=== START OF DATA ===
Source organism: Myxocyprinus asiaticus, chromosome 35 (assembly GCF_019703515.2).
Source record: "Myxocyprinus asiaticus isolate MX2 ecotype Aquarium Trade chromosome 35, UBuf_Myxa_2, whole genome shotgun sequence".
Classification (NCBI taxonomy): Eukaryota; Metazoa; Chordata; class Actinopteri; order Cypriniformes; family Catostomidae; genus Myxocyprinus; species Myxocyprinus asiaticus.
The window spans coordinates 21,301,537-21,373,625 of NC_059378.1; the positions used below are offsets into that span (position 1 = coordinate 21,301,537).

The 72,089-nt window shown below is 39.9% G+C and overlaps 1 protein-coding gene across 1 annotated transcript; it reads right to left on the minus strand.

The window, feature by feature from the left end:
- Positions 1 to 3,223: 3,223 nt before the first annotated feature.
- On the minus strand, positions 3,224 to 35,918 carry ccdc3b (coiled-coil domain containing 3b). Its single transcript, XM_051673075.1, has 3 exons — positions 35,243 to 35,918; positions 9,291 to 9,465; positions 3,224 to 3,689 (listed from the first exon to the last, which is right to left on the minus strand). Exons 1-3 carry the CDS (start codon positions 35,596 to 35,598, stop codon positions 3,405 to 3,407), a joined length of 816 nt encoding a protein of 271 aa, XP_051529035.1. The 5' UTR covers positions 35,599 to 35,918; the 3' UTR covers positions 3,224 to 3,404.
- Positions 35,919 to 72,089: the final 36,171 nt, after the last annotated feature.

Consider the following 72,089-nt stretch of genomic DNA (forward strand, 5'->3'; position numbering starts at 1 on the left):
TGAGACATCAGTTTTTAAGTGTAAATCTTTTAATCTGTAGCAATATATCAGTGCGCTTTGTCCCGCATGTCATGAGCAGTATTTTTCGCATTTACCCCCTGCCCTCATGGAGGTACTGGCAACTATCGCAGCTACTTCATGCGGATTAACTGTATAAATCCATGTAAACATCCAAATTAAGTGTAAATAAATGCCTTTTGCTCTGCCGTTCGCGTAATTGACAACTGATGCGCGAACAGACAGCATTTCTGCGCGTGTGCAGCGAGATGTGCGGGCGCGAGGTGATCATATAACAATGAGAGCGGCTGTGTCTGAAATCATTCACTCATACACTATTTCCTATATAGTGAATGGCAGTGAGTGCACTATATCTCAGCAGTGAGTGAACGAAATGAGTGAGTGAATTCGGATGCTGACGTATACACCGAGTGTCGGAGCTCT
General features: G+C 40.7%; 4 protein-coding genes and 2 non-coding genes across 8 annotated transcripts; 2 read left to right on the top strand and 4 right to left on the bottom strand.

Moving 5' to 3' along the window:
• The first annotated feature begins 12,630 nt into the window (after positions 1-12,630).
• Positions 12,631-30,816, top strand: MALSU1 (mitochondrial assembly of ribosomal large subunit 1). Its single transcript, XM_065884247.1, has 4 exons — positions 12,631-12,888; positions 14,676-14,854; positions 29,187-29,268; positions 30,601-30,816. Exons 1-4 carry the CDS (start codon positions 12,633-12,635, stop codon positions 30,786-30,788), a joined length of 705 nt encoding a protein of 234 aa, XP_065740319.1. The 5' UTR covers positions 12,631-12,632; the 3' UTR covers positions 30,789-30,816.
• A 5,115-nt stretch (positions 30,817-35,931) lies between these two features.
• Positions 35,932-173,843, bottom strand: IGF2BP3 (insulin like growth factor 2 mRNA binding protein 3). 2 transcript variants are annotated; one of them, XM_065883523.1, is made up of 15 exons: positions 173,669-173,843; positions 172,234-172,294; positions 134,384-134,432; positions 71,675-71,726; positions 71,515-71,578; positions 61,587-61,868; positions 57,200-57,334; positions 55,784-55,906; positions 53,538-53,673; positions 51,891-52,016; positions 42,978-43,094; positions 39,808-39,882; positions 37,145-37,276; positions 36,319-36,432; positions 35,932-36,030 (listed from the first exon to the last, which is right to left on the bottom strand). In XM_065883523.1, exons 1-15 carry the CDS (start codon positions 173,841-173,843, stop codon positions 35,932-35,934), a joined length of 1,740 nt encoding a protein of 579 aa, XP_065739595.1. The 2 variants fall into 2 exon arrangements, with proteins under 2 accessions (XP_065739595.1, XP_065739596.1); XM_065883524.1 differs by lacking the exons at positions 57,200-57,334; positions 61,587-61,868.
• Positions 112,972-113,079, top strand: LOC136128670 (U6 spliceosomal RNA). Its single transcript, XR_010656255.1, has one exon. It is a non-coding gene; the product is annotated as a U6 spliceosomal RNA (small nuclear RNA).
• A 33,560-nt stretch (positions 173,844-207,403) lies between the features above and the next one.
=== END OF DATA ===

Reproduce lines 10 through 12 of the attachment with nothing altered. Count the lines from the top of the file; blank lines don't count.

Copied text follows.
Consider the following 72,089-nt stretch of genomic DNA (forward strand, 5'->3'; position numbering starts at 1 on the left):
TGAGACATCAGTTTTTAAGTGTAAATCTTTTAATCTGTAGCAATATATCAGTGCGCTTTGTCCCGCATGTCATGAGCAGTATTTTTCGCATTTACCCCCTGCCCTCATGGAGGTACTGGCAACTATCGCAGCTACTTCATGCGGATTAACTGTATAAATCCATGTAAACATCCAAATTAAGTGTAAATAAATGCCTTTTGCTCTGCCGTTCGCGTAATTGACAACTGATGCGCGAACAGACAGCATTTCTGCGCGTGTGCAGCGAGATGTGCGGGCGCGAGGTGATCATATAACAATGAGAGCGGCTGTGTCTGAAATCATTCACTCATACACTATTTCCTATATAGTGAATGGCAGTGAGTGCACTATATCTCAGCAGTGAGTGAACGAAATGAGTGAGTGAATTCGGATGCTGACGTATACACCGAGTGTCGGAGCTCT
General features: G+C 40.7%; 4 protein-coding genes and 2 non-coding genes across 8 annotated transcripts; 2 read left to right on the top strand and 4 right to left on the bottom strand.